Instead of finished products, the storage space is now largely dedicated to paper and ink.

Bettis said those two resources are the only limiting factors on the facility, which can produce nearly 1,000 maps an hour, depending on size.

Maps might seem like an antiquated tool in the day of GPS and computers, Bettis said. But he said nothing else can beat the durability.

“A laptop with a hole in it is a paperweight,” he said. “But a map with a hole in it is a map with a hole in it.”

The Fort Bragg center is the second-largest production site, behind Richmond, officials said.

The military has been in the mapping business for almost all of its history, officials said.

“Typically, you can get a map just like you get beans and bullets,” Bettis said.

But there has nearly always been limits.

In the past, Bettis said, a map provided to troops could be as new as 20 minutes or as old as 20 years. Today, each mapping center can draw from a virtual library that is constantly updated by the NGA and other sources. In some cases, the center can provide real-time geographic information.

“We want to make sure the warfighter has the most up-to-date information possible,” Bettis said. “And while there’s certain parts of the world that never change, at least the map won’t be on a 20-year-old piece of paper.”

Bettis said the military’s mapping operations have advanced with technology, but they’ve also changed in response to missions.

After Hurricane Katrina hit Louisiana in 2005, Bettis said, he was hit with requests for maps of the state to help troops deploying for humanitarian and disaster response.

“But we didn’t have any maps of Louisiana,” he said.

Instead, the DLA had maps of overseas locations and military installations.

That has changed in recent years through a partnership with the U.S. Geological Survey, which has provided the military with maps of the entire U.S.

The more recent hurricanes were the first big test of the DLA’s ability to produce maps of the U.S. on demand, Bettis said. And he applauded the efforts.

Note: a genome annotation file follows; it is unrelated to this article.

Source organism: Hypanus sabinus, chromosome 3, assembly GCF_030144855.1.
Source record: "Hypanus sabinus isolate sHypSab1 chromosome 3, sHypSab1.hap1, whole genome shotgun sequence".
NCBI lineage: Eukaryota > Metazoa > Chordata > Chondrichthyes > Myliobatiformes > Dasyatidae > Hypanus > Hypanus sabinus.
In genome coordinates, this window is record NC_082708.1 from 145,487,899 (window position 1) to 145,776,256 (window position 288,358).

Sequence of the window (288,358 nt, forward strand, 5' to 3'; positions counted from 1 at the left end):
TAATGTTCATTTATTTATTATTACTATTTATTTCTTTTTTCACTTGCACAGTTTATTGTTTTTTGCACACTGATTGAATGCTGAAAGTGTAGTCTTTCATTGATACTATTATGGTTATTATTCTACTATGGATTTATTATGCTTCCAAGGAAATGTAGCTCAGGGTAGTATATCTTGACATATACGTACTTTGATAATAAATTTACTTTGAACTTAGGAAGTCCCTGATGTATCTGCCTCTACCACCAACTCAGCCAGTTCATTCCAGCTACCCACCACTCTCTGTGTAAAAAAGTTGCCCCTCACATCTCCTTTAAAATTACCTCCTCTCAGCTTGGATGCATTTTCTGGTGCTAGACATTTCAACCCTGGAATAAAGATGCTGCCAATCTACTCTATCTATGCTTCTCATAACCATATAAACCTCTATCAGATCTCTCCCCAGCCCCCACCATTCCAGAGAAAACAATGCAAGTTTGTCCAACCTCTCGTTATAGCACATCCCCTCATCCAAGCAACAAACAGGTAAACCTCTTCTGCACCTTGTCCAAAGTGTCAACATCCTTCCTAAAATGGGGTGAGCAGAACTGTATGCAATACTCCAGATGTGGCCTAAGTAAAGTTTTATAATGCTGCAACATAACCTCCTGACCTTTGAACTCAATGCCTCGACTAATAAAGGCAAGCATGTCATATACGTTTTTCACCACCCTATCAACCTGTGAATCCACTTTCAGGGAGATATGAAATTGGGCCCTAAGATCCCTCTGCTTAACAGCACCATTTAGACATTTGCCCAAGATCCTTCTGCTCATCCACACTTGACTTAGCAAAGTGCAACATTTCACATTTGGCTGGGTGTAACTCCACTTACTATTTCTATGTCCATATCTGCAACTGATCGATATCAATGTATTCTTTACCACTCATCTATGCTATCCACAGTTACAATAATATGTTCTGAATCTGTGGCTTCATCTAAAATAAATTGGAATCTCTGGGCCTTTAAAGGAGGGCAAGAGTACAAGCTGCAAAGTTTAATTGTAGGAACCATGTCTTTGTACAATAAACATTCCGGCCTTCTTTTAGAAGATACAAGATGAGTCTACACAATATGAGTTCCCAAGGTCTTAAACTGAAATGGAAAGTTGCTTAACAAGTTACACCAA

“Now, when first responders or troops deploying for disaster relief ask for a map, we have available products to give them,” he said.

Ahead of the latest humanitarian relief missions, Hamilton said he prepared the same way he prepares for many other missions involving Fort Bragg troops – he watched and read the news.

“You pay attention to it,” Hamilton said.

He said it’s not unusual for him to see a report on a potential problem area in the world, only to have soldiers arrive and ask for detailed maps of that area soon after.

Hamilton said officials were tracking the hurricanes making their way to the United States, but they couldn’t predict the scope of destruction on Puerto Rico and the Virgin Islands.

“We were prepared,” he said. “We just didn’t realize the magnitude.”

The maps printed at Fort Bragg helped deploying forces from across the military figure out what roads were passable and how to get to hard hit parts of the islands.

The center can provide several types of maps with varying degrees of detail. Part of the job entails working with units to determine what information they need on a map.

“We were working overtime,” Hamilton said of preparing those maps. “They can’t provide support if they don’t know what they’re supporting.”

Hamilton said his job at the Fort Bragg mapping center is the most satisfying he’s ever had, even though it can be quite busy at times.

“Our motto is ‘We don’t say no,’ ” he said. “And we’re always on call.”